Consumer Confidence and Investor Behavior


One thing I know for certain is that by nature, on the whole, people are poor investors. We are driven by fear and greed, and by the good or bad news we’re inundated with on a daily basis. This clouds the vision necessary to stay the course and makes it very difficult to keep a clear long term perspective. In today’s economic state, and with what seems to be a never-ending stream of bad news, this couldn’t be any closer to the truth. A perfect example of this is the Consumer Confidence Index, measured against market values and the cash flow into domestic and international equity mutual funds, and exchange traded funds.

The US Consumer Confidence Index is an indicator designed to measure consumer confidence, which is defined as the degree of optimism on the state of the economy that consumers are expressing through their activities of savings and spending. Basically, it measures how people feel about the US economy. Just now, in January of 2009, we’ve set an all time low of 37.7 since inception in 1967. In 1980 the Index was at an even 100 and even looking back just a short 24 months ago we saw an Index of 87.3.

Just as we’d expect, right along with this new low, we’ve been experiencing the largest volumes of cash flowing out of the markets in the last decade. So how does this all tie into my initial statement about poor investor behavior? All of these people are moving their money out at the wrong time and selling at a low. A good investor would buy at a low and sell or book profits on a high, right? The constant bad news and poor market conditions we’ve been experiencing are driving fear straight into the grand majority of investors and they’re running for the hills.

The bottom line is that “good” investing is not easy. We’re driven by fear and greed, and when things are as bad as this what you’re feeling in the pit of your stomach is the first of those two. So what you need is a plan, and you should consider one of two options. Either keep your television off and stay in bed, or work with a credited financial advisor to help you maintain the course of good, sound investing.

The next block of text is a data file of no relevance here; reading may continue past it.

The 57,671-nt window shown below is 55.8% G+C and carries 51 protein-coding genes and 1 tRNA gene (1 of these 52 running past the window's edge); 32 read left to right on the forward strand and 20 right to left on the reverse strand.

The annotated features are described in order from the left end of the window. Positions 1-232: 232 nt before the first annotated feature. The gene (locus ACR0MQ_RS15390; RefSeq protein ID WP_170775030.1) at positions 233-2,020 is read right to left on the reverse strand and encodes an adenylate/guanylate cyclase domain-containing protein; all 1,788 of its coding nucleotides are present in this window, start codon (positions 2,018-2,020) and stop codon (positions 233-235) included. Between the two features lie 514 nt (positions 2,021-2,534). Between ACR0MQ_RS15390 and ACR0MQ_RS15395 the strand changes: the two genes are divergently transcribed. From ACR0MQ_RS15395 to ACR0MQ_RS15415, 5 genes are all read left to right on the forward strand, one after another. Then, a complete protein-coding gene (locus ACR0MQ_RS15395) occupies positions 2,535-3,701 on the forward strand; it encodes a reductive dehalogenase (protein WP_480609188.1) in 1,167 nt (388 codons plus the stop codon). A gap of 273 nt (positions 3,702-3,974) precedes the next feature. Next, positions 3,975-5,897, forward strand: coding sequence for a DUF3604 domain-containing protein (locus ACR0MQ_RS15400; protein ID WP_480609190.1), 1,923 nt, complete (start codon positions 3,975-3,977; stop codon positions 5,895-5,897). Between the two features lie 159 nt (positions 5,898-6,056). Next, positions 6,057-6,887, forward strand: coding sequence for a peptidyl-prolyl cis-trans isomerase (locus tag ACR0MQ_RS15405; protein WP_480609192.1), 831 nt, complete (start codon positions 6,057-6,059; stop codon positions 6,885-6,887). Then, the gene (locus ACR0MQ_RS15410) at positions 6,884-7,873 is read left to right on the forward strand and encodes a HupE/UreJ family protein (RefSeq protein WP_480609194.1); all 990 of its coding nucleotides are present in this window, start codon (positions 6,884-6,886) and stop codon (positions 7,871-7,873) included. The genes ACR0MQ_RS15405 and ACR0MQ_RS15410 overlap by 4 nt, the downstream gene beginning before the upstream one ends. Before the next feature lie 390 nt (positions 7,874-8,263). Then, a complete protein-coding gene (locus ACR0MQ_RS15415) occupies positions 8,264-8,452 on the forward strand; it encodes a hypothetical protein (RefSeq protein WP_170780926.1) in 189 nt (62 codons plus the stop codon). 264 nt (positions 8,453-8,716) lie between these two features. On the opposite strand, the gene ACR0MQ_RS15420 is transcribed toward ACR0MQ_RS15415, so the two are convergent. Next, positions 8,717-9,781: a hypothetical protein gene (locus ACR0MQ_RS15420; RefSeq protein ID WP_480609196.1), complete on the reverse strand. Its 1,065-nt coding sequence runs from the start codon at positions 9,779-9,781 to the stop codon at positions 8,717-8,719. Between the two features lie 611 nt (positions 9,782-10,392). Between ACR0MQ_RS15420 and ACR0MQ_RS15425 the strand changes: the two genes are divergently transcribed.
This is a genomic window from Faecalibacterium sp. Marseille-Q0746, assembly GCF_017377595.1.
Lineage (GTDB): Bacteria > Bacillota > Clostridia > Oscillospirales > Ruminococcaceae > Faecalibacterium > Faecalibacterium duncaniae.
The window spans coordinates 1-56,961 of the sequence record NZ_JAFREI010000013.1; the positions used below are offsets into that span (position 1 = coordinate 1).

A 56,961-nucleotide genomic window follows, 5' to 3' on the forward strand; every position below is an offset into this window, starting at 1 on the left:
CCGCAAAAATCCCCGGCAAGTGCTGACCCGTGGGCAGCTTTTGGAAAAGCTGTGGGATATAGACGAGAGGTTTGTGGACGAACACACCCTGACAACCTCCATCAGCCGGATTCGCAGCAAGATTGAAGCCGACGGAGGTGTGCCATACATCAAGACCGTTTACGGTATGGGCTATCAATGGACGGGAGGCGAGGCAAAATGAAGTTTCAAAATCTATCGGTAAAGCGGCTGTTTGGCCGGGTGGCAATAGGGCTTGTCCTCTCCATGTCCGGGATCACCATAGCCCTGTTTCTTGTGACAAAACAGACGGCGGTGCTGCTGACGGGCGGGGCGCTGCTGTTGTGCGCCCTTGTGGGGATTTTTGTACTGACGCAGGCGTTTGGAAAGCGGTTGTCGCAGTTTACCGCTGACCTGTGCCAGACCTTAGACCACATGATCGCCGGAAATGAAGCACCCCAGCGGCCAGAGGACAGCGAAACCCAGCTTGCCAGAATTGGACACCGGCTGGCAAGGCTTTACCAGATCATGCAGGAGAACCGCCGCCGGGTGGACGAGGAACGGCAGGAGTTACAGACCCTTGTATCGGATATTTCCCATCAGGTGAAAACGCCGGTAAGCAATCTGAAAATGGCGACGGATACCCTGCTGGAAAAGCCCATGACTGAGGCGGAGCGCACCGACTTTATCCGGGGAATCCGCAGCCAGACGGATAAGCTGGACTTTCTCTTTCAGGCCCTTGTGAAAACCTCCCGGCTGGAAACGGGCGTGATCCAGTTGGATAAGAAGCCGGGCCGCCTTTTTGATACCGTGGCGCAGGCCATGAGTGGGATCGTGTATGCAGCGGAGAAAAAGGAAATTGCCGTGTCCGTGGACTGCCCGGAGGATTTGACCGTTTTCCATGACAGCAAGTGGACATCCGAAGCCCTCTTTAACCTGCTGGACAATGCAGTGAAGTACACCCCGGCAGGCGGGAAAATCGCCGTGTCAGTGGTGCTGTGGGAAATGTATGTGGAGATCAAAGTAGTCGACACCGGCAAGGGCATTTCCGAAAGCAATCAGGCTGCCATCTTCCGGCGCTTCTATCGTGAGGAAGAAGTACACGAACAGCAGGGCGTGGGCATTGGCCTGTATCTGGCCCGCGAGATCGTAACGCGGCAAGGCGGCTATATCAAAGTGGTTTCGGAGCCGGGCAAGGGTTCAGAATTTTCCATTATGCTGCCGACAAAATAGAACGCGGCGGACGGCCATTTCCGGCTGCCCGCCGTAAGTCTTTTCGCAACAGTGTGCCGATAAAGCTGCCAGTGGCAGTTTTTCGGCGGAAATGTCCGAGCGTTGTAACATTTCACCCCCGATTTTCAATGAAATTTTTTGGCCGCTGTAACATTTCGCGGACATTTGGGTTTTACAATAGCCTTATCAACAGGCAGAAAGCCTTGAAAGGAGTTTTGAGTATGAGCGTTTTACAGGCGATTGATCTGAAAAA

Please feel free to reply to this entry or contact our office if you have any questions regarding this material, or any other financial inquiries we might be of assistance with.

Stay the course and tune out the media gloom.

Yours truly,

Ronald J. Sloy

Learn more about Ron Sloy.


2 Responses to “Consumer Confidence and Investor Behavior”

  1. LOL on your following comment: Either keep your television off and stay in bed, or work with a credited financial advisor to help you maintain the course of good, sound investing. I do agree however even after I laughed. The media needs to start reporting positive news. Its seems once the spiral downway its hard for the consumers to be positive and to get them back out and fighting again. Not all companies are closing their doors. Many are prospering during this economic downturn. Real Estate Investing has never had more deals. Today is the time to buy not when prices skyrocket again. Then you should run for the hills…..

  2. 2 ronsloy

    Thank you very much for reading my blog, and for your response. We couldn’t agree more. Now is a great buying opportunity almost completely across the board, and especially in real estate. Cash is king. Also, I’m glad to see we got a laugh out of you. When things are as tough as we’ve seen recently you need to find a way to look at the positive and break out a smile or two.

    Thanks again,

    Ron Sloy

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